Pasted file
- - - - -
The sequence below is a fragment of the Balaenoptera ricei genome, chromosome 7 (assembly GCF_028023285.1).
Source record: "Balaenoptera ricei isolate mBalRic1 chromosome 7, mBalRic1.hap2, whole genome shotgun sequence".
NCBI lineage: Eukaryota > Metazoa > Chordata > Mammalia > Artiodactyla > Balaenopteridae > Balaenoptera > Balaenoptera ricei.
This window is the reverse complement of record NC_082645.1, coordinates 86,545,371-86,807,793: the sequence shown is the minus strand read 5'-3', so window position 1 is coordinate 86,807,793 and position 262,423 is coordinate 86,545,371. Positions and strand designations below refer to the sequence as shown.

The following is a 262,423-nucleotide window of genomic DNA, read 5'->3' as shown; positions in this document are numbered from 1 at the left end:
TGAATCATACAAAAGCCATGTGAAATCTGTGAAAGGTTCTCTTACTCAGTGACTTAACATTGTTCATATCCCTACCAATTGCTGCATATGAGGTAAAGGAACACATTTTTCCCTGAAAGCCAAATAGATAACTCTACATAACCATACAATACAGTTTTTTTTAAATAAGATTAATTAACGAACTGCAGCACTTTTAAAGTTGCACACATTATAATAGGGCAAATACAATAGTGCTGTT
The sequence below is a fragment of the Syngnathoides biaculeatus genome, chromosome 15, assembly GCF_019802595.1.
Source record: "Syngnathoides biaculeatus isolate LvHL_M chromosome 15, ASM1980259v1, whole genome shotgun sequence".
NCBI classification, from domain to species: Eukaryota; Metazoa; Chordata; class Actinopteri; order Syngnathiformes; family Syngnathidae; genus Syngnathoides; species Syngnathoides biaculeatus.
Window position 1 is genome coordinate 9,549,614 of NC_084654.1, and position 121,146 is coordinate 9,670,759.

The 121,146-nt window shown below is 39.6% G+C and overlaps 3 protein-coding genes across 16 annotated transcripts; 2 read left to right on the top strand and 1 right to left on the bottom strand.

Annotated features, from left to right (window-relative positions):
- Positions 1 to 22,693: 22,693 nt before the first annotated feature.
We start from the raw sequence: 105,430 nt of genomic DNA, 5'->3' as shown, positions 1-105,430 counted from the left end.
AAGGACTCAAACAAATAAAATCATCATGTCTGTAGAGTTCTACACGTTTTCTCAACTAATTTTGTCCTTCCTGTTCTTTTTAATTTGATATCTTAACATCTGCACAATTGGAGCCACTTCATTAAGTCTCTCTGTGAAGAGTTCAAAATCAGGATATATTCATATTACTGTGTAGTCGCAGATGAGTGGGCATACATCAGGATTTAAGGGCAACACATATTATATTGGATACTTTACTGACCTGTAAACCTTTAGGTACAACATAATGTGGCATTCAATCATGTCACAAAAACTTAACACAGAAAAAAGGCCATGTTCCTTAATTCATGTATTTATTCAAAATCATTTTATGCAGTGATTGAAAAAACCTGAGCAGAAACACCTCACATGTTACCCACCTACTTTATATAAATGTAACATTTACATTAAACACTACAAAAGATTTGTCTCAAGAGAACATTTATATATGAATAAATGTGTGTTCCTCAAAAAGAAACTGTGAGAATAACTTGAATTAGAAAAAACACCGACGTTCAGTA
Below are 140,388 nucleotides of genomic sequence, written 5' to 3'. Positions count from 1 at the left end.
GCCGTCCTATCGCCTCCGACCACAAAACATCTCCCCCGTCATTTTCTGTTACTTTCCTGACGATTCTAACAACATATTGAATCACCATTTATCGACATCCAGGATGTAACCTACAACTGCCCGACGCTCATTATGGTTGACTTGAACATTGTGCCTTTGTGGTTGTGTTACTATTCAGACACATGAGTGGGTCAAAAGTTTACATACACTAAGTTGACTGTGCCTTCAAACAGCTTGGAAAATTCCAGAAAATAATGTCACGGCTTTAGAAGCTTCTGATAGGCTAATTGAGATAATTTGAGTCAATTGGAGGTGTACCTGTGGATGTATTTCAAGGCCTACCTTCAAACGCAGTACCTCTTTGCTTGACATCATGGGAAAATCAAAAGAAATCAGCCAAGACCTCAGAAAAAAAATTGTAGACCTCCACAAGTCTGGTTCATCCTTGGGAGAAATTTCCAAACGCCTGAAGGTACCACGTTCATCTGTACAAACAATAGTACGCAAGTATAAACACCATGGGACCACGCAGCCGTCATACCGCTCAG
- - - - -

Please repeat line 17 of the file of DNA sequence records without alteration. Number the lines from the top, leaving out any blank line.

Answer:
GCCGTCCTATCGCCTCCGACCACAAAACATCTCCCCCGTCATTTTCTGTTACTTTCCTGACGATTCTAACAACATATTGAATCACCATTTATCGACATCCAGGATGTAACCTACAACTGCCCGACGCTCATTATGGTTGACTTGAACATTGTGCCTTTGTGGTTGTGTTACTATTCAGACACATGAGTGGGTCAAAAGTTTACATACACTAAGTTGACTGTGCCTTCAAACAGCTTGGAAAATTCCAGAAAATAATGTCACGGCTTTAGAAGCTTCTGATAGGCTAATTGAGATAATTTGAGTCAATTGGAGGTGTACCTGTGGATGTATTTCAAGGCCTACCTTCAAACGCAGTACCTCTTTGCTTGACATCATGGGAAAATCAAAAGAAATCAGCCAAGACCTCAGAAAAAAAATTGTAGACCTCCACAAGTCTGGTTCATCCTTGGGAGAAATTTCCAAACGCCTGAAGGTACCACGTTCATCTGTACAAACAATAGTACGCAAGTATAAACACCATGGGACCACGCAGCCGTCATACCGCTCAG